The tension of the episode grows on the divers rescue team side as they advance on Ground Zero and eventually reach the dam where they open the Cleaver Gates and, with the electrical discharge generated by them, destroy the Matter surrounding the areas they’re at. This was another part where the visuals definitely shone through. After this the divers regroup and Aiko seems troubled. They comment on how unwell she looks, but eventually she finds some resolve in herself after her decision to try and save her mother and brother which she saw in Primary Point through her real body.

Things certainly are taking shape now that the first third of the show is behind us, but there’s one big mystery that remains that a few characters have put emphasis on and that I’m looking forward to finding out soon: who is Kanzaki Yuya, really? His identity is still very much a mystery. I’d say he’s probably related somehow to Yura, but we’ll still have to wait until next time to see if we find out.

Tsuyoku

I'm a huge fan of stories of all kinds and I've been an animanga enthusiast since 2007. I don't see that changing anytime soon!

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3 Responses

  1. zztop says:

    I’d say one advantage AICO has is a tightly plotted story – everything ties back to the Matter and Burst incident. Unlike B the Beginning, where the story felt like watching 2 independent plotlines with the occasional crossover. (Do you plan on covering B as well?)

    • Tsuyoku says:

      I definitely agree that both sides of the story are tightly interconnected. My criticism is more towards the choice of where to jump from one side to the other. You can go back to my first review and you’ll notice I didn’t even mention the CAAC people even though they were featured in the eps and this is because although their presence and information they delivered was relevant, it was hard to gauge its relevance so I focused on something else.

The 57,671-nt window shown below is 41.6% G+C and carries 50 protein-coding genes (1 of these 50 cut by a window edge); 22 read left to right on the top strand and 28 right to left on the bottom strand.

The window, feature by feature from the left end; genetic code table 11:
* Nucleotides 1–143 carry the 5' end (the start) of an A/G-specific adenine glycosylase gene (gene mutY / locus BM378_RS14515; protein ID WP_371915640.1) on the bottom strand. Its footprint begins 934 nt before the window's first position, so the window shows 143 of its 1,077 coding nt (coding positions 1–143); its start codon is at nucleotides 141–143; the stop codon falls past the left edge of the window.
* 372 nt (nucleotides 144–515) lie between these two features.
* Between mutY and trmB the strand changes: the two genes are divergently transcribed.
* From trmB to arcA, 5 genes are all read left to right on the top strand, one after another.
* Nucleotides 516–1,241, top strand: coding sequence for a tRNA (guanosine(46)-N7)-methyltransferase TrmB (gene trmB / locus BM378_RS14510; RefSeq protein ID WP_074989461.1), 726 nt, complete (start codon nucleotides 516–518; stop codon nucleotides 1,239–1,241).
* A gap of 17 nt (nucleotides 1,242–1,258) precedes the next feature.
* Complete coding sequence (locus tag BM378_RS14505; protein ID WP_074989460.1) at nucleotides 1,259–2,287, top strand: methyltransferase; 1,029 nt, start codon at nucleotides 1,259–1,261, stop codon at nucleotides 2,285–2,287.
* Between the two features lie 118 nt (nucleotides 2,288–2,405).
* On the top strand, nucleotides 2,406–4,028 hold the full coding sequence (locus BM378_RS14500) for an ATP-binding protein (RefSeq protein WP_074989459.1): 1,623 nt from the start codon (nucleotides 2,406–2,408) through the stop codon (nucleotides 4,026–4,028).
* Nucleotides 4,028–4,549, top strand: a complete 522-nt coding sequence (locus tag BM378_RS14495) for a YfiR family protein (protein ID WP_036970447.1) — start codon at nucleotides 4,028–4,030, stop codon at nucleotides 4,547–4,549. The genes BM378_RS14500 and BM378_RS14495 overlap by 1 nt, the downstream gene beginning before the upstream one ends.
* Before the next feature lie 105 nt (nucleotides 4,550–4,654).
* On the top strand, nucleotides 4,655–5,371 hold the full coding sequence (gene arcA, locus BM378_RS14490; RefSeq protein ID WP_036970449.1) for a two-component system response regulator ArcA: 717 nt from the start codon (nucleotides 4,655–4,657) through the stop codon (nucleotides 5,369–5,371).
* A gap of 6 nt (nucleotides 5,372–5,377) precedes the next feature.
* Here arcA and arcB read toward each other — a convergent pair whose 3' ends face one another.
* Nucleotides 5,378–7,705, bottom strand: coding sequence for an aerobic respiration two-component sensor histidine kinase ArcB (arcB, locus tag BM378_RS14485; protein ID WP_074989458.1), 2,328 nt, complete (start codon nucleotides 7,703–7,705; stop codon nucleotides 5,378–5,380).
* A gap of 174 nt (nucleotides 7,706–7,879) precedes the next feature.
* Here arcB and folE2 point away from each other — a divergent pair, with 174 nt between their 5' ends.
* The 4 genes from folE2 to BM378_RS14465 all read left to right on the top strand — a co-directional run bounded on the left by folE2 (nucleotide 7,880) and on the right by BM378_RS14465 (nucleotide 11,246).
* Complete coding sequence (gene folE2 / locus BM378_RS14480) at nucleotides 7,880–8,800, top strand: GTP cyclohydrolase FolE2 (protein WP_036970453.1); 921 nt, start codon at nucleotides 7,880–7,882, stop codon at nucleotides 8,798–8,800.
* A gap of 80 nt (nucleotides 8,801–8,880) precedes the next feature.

I still haven’t started B: The Beginning so there definitely is potential for coverage on that one, but I won’t make any promises. Someone else also mentioned this to me about B when I raised the same point about AICO, that it was way more present there. In that discussion a third person supported my side as well, but they admitted that they hadn’t been paying as much attention in AICO as they should, so they missed a lot of the connections and they hadn’t seen B either.

      I’ve heard better things about B than I’ve heard about AICO to be honest, so now I’m intrigued to check it out too.

      • zztop says:

        In fairness, B has it good points too. Its action scenes are plenty, well-animated and explosively anime to watch. Character interactions are fun to watch, although this mostly applies to one part of the show.